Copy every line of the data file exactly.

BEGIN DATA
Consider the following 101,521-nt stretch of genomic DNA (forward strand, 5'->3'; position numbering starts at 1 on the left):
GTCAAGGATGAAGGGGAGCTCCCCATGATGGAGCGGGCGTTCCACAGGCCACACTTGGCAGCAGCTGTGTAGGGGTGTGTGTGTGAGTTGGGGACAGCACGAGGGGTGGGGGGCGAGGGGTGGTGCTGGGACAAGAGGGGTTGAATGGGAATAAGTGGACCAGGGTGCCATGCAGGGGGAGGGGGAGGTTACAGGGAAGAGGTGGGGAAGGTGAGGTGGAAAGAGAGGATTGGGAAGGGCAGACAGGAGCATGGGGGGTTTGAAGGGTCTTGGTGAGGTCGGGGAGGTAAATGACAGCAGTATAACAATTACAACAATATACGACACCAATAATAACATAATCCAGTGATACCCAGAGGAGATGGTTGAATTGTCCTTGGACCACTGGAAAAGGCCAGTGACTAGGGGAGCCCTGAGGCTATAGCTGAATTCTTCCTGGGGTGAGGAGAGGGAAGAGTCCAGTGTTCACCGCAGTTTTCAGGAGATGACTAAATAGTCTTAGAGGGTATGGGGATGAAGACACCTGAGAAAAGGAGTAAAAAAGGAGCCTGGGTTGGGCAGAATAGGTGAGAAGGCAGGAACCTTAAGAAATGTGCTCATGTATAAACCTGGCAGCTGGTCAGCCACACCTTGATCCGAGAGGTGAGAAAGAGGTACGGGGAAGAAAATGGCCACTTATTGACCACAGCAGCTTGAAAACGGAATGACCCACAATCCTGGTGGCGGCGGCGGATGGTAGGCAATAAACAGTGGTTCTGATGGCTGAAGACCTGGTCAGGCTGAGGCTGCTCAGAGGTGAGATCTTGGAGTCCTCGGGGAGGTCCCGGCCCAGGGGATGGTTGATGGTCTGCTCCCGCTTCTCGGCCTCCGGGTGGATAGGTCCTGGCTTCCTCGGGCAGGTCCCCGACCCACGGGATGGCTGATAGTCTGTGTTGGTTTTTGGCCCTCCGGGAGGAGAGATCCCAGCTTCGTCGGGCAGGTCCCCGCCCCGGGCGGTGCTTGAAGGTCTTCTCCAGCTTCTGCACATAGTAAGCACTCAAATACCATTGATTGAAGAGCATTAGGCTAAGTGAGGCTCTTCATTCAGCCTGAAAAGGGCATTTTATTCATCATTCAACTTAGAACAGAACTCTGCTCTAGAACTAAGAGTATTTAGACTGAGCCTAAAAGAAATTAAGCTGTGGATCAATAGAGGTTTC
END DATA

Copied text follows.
Consider the following 101,521-nt stretch of genomic DNA (forward strand, 5'->3'; position numbering starts at 1 on the left):
GTCAAGGATGAAGGGGAGCTCCCCATGATGGAGCGGGCGTTCCACAGGCCACACTTGGCAGCAGCTGTGTAGGGGTGTGTGTGTGAGTTGGGGACAGCACGAGGGGTGGGGGGCGAGGGGTGGTGCTGGGACAAGAGGGGTTGAATGGGAATAAGTGGACCAGGGTGCCATGCAGGGGGAGGGGGAGGTTACAGGGAAGAGGTGGGGAAGGTGAGGTGGAAAGAGAGGATTGGGAAGGGCAGACAGGAGCATGGGGGGTTTGAAGGGTCTTGGTGAGGTCGGGGAGGTAAATGACAGCAGTATAACAATTACAACAATATACGACACCAATAATAACATAATCCAGTGATACCCAGAGGAGATGGTTGAATTGTCCTTGGACCACTGGAAAAGGCCAGTGACTAGGGGAGCCCTGAGGCTATAGCTGAATTCTTCCTGGGGTGAGGAGAGGGAAGAGTCCAGTGTTCACCGCAGTTTTCAGGAGATGACTAAATAGTCTTAGAGGGTATGGGGATGAAGACACCTGAGAAAAGGAGTAAAAAAGGAGCCTGGGTTGGGCAGAATAGGTGAGAAGGCAGGAACCTTAAGAAATGTGCTCATGTATAAACCTGGCAGCTGGTCAGCCACACCTTGATCCGAGAGGTGAGAAAGAGGTACGGGGAAGAAAATGGCCACTTATTGACCACAGCAGCTTGAAAACGGAATGACCCACAATCCTGGTGGCGGCGGCGGATGGTAGGCAATAAACAGTGGTTCTGATGGCTGAAGACCTGGTCAGGCTGAGGCTGCTCAGAGGTGAGATCTTGGAGTCCTCGGGGAGGTCCCGGCCCAGGGGATGGTTGATGGTCTGCTCCCGCTTCTCGGCCTCCGGGTGGATAGGTCCTGGCTTCCTCGGGCAGGTCCCCGACCCACGGGATGGCTGATAGTCTGTGTTGGTTTTTGGCCCTCCGGGAGGAGAGATCCCAGCTTCGTCGGGCAGGTCCCCGCCCCGGGCGGTGCTTGAAGGTCTTCTCCAGCTTCTGCACATAGTAAGCACTCAAATACCATTGATTGAAGAGCATTAGGCTAAGTGAGGCTCTTCATTCAGCCTGAAAAGGGCATTTTATTCATCATTCAACTTAGAACAGAACTCTGCTCTAGAACTAAGAGTATTTAGACTGAGCCTAAAAGAAATTAAGCTGTGGATCAATAGAGGTTTC